Northwestern College: We began with some modeling learned from other higher education examples and an agreement with Credly for the hosting and delivery of our digital badges. We also made an agreement with Franklin Covey learning content, a regional training and consulting company, and a few other conference events. These provided a foundation of valuable credentials that we marketed through a new website. Marketing then included internal face-to-face meetings with every department, and we marketed externally through radio, social media, and local newspapers. 

Q: Where did you go to look for terms and definitions about microcredentials?

SNHU: One of the first tasks of the DCL team at SNHU was to create a shared taxonomy around microcredentials. Note how microcredentials is spelled. We had to start at the basic level of how we will spell the word. The team looked internally and externally for definitions that made sense for the context of SNHU. Our definitions came from our Learning Science team and our accreditation team, as well as the U.S. Department of Education, Lumina Foundation, CAEL, ACE, SUNY, Colorado Community College System, National Association of Workforce Development, UPCEA, 1EdTech, WCET, Alamo Community College, and NCES.

The SNHU DCL team used the following definition of microcredentials. “Microcredentials are units of learning, short of a degree, that attest to learners’ knowledge, skills, and abilities” (SNHU, DCL, 2019).

Photo by Joshua Hoehne on Unsplash

Kennesaw: The Report of The International Council for Open and Distance Education (ICDE) Working Group on The Present and Future of Alternative Digital Credentials (2019) was especially helpful and much of our language started from their document.

However, we adjusted some terms because our campus community expressed terminology preferences. For example, initially the initiative was called Alternative Digital Credentials, but the campus was more familiar with the term micro-credential. To help with ease of communication and community adoption of the initiative, we decided to adjust our initiative name to be KSU Micro-credentials. From the beginning, we remained flexible and listened to campus stakeholders when they repeatedly needed clarification or expressed preferences in terminology.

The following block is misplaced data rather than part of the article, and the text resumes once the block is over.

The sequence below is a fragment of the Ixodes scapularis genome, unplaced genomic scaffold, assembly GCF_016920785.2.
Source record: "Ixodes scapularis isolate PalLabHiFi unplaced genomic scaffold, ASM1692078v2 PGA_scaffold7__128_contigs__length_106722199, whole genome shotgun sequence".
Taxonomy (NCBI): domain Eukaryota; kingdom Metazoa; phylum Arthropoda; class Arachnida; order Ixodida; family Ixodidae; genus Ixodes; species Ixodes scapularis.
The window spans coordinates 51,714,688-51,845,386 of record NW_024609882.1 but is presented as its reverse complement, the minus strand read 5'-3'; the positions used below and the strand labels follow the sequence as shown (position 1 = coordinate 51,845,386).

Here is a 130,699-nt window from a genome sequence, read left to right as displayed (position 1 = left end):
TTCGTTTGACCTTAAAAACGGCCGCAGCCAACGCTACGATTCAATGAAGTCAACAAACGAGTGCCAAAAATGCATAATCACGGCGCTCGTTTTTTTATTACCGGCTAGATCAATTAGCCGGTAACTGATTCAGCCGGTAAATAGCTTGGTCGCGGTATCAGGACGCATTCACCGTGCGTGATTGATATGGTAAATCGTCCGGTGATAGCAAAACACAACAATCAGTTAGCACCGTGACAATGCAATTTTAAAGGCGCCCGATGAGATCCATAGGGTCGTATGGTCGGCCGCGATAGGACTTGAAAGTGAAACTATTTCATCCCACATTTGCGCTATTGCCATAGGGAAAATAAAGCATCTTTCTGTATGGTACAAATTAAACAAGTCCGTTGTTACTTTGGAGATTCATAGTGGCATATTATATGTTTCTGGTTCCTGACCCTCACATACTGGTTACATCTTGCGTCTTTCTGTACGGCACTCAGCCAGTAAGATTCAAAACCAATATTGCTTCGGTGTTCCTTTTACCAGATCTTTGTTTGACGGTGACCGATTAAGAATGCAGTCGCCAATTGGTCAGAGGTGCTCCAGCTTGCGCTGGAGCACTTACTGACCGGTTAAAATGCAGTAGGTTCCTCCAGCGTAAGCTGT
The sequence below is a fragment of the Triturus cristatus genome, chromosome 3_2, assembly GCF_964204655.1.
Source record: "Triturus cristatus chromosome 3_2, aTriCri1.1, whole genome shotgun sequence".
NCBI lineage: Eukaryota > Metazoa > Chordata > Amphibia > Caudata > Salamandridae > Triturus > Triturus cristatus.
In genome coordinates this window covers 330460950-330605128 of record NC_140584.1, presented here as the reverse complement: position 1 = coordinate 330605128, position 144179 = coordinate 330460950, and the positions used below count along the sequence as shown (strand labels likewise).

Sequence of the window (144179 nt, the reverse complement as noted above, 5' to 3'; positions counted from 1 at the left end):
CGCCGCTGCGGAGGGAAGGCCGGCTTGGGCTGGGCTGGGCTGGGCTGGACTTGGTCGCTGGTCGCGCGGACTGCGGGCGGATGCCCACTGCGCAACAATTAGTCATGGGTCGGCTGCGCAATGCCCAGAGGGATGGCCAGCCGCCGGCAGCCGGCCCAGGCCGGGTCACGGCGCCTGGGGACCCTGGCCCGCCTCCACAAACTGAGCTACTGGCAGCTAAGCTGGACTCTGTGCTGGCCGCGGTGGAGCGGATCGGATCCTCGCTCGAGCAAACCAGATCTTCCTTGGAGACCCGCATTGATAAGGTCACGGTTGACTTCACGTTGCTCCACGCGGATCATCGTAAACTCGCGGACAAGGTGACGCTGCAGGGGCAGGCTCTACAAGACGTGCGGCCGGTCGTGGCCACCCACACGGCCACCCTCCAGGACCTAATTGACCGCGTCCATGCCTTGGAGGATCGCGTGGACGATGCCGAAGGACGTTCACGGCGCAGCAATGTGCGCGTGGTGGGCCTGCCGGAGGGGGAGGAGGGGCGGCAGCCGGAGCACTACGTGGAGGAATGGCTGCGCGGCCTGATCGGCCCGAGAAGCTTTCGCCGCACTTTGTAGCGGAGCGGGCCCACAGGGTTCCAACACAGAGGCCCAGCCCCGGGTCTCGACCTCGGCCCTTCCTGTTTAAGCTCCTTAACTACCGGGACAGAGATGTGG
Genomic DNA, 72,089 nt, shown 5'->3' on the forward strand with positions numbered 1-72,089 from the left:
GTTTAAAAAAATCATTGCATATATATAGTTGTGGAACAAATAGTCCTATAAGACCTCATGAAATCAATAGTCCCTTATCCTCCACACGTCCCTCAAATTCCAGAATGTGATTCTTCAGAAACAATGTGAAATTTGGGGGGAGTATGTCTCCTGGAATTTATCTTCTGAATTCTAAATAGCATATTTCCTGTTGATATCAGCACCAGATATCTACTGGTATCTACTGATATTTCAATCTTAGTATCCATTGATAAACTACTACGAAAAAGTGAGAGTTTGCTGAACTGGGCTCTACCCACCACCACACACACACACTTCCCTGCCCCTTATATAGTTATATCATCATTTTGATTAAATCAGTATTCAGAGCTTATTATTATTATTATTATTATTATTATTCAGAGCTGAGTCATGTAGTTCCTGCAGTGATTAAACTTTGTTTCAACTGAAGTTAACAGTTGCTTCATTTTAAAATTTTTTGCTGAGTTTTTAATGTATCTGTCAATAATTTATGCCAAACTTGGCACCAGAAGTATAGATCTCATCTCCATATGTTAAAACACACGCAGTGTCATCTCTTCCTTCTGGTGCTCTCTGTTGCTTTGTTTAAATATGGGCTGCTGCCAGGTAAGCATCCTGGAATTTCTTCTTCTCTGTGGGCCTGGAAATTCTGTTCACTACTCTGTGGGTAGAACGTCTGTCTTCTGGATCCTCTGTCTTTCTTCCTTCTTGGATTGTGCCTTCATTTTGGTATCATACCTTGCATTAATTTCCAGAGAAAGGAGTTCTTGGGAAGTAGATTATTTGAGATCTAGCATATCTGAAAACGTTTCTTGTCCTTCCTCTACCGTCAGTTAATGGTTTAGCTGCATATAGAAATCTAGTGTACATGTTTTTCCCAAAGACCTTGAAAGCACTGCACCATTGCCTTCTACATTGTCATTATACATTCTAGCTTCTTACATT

Q: How do you define the differences between certificates, microcredentials, bootcamps, badges, etc.?

Kennesaw:

  • Microcredentials are digital records of a learner’s successful practice of or mastery of professional skills and competencies that are not reflected on an academic transcript.
  • Both badges and digital certificates appear in our taxonomy; however, digital certificates represent a collection of skills or competencies, while a badge represents one skill or competency. In our taxonomy, badges can stack into a certificate, but a certificate does not currently stack into any higher credential at this time.
  • Badges serve as digital documentation of the practice of or mastery of a skill or competency that has professional or career value.
  • Digital Certificates represent that an earner is qualified and capable of employing a collection of competencies or industry standards in professional environments.
  • We do not define bootcamps but consider them as one pathway option in which an earner may learn, practice, and demonstrate professional skills or competencies.

Northwestern College: We do not currently offer certificates or bootcamps, instead we focus on microcredentials with a digital badge to showcase learning. Microcredentials are defined as a mini-qualification or training that occurs over a shortened time frame that a specific focus on demonstrating proficiency in a skill, knowledge, capability, or experience. 

We categorize each microcredential using NACE competency categories of Career & Self-Development, Communication, Critical Thinking, Equity & Inclusion, Leadership, Professionalism, Teamwork, Technology, and Other. A digital badge is a visual representation of the learning accomplished in a microcredential. The digital badge can be shared on social media, displayed on resumes, and added to Credly’s digital badge wallet. Users find the digital badge valuable in marketing themselves to stand out in hiring and promotion processes. Organization’s human resource departments love the ability to digitally track employee’s learning.